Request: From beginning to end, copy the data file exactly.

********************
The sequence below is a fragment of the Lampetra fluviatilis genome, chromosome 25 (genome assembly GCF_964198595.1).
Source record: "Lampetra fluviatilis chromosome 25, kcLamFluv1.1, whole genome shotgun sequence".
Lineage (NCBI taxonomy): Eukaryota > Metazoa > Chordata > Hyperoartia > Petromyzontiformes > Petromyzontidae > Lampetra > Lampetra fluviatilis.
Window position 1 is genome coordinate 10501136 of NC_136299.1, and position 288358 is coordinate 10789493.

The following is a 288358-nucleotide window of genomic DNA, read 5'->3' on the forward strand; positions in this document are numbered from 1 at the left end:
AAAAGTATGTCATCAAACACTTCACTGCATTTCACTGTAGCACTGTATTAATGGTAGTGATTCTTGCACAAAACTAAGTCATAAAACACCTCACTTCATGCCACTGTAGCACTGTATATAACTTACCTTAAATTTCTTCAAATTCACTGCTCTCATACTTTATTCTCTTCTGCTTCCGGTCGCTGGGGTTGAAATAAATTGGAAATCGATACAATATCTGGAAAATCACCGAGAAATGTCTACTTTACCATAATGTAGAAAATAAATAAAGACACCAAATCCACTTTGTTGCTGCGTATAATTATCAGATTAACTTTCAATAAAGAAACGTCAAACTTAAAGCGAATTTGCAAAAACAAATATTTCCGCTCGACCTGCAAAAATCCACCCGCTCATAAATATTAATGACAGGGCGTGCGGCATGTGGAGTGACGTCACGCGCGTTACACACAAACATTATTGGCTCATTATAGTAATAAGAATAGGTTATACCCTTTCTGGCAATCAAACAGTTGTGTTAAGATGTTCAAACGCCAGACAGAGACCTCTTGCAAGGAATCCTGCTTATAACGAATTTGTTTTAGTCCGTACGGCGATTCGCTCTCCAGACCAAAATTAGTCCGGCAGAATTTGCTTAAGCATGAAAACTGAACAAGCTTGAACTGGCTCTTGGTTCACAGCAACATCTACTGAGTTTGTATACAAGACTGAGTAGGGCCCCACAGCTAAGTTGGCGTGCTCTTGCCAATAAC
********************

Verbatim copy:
The sequence below is a fragment of the Lampetra fluviatilis genome, chromosome 25 (genome assembly GCF_964198595.1).
Source record: "Lampetra fluviatilis chromosome 25, kcLamFluv1.1, whole genome shotgun sequence".
Lineage (NCBI taxonomy): Eukaryota > Metazoa > Chordata > Hyperoartia > Petromyzontiformes > Petromyzontidae > Lampetra > Lampetra fluviatilis.
Window position 1 is genome coordinate 10501136 of NC_136299.1, and position 288358 is coordinate 10789493.

The following is a 288358-nucleotide window of genomic DNA, read 5'->3' on the forward strand; positions in this document are numbered from 1 at the left end:
AAAAGTATGTCATCAAACACTTCACTGCATTTCACTGTAGCACTGTATTAATGGTAGTGATTCTTGCACAAAACTAAGTCATAAAACACCTCACTTCATGCCACTGTAGCACTGTATATAACTTACCTTAAATTTCTTCAAATTCACTGCTCTCATACTTTATTCTCTTCTGCTTCCGGTCGCTGGGGTTGAAATAAATTGGAAATCGATACAATATCTGGAAAATCACCGAGAAATGTCTACTTTACCATAATGTAGAAAATAAATAAAGACACCAAATCCACTTTGTTGCTGCGTATAATTATCAGATTAACTTTCAATAAAGAAACGTCAAACTTAAAGCGAATTTGCAAAAACAAATATTTCCGCTCGACCTGCAAAAATCCACCCGCTCATAAATATTAATGACAGGGCGTGCGGCATGTGGAGTGACGTCACGCGCGTTACACACAAACATTATTGGCTCATTATAGTAATAAGAATAGGTTATACCCTTTCTGGCAATCAAACAGTTGTGTTAAGATGTTCAAACGCCAGACAGAGACCTCTTGCAAGGAATCCTGCTTATAACGAATTTGTTTTAGTCCGTACGGCGATTCGCTCTCCAGACCAAAATTAGTCCGGCAGAATTTGCTTAAGCATGAAAACTGAACAAGCTTGAACTGGCTCTTGGTTCACAGCAACATCTACTGAGTTTGTATACAAGACTGAGTAGGGCCCCACAGCTAAGTTGGCGTGCTCTTGCCAATAAC